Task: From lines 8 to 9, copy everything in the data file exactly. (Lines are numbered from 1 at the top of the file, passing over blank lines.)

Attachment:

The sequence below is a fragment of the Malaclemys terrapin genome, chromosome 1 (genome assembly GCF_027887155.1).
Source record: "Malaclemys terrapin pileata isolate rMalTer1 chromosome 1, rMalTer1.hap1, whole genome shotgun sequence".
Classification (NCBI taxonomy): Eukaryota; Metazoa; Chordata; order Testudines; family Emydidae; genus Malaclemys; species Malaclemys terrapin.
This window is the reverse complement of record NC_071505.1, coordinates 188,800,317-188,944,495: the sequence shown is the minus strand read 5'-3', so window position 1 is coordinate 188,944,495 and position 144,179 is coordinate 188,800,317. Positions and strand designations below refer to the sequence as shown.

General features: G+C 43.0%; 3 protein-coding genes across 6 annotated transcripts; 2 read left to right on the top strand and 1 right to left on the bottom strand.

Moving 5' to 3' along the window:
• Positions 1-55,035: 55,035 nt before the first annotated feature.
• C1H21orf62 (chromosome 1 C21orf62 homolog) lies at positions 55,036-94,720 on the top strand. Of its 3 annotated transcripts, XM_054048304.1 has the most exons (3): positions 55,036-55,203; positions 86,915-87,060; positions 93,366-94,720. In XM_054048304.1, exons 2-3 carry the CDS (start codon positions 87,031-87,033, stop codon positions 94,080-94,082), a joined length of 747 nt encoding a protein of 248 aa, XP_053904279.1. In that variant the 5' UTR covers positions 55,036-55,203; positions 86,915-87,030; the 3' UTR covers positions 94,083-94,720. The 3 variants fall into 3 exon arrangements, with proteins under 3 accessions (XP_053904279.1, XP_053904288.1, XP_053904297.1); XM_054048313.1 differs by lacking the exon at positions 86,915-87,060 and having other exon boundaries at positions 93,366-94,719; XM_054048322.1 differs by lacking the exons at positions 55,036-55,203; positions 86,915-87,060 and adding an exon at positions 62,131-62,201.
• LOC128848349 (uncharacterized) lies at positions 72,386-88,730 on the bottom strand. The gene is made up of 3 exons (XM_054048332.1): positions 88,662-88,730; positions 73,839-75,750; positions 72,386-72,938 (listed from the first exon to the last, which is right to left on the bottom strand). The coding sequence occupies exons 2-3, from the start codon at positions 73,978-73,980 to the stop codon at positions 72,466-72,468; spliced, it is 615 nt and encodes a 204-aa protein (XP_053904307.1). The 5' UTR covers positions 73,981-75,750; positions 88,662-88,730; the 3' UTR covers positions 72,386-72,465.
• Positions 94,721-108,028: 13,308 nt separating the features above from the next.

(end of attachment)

• C1H21orf62 (chromosome 1 C21orf62 homolog) lies at positions 55,036-94,720 on the top strand. Of its 3 annotated transcripts, XM_054048304.1 has the most exons (3): positions 55,036-55,203; positions 86,915-87,060; positions 93,366-94,720. In XM_054048304.1, exons 2-3 carry the CDS (start codon positions 87,031-87,033, stop codon positions 94,080-94,082), a joined length of 747 nt encoding a protein of 248 aa, XP_053904279.1. In that variant the 5' UTR covers positions 55,036-55,203; positions 86,915-87,030; the 3' UTR covers positions 94,083-94,720. The 3 variants fall into 3 exon arrangements, with proteins under 3 accessions (XP_053904279.1, XP_053904288.1, XP_053904297.1); XM_054048313.1 differs by lacking the exon at positions 86,915-87,060 and having other exon boundaries at positions 93,366-94,719; XM_054048322.1 differs by lacking the exons at positions 55,036-55,203; positions 86,915-87,060 and adding an exon at positions 62,131-62,201.
• LOC128848349 (uncharacterized) lies at positions 72,386-88,730 on the bottom strand. The gene is made up of 3 exons (XM_054048332.1): positions 88,662-88,730; positions 73,839-75,750; positions 72,386-72,938 (listed from the first exon to the last, which is right to left on the bottom strand). The coding sequence occupies exons 2-3, from the start codon at positions 73,978-73,980 to the stop codon at positions 72,466-72,468; spliced, it is 615 nt and encodes a 204-aa protein (XP_053904307.1). The 5' UTR covers positions 73,981-75,750; positions 88,662-88,730; the 3' UTR covers positions 72,386-72,465.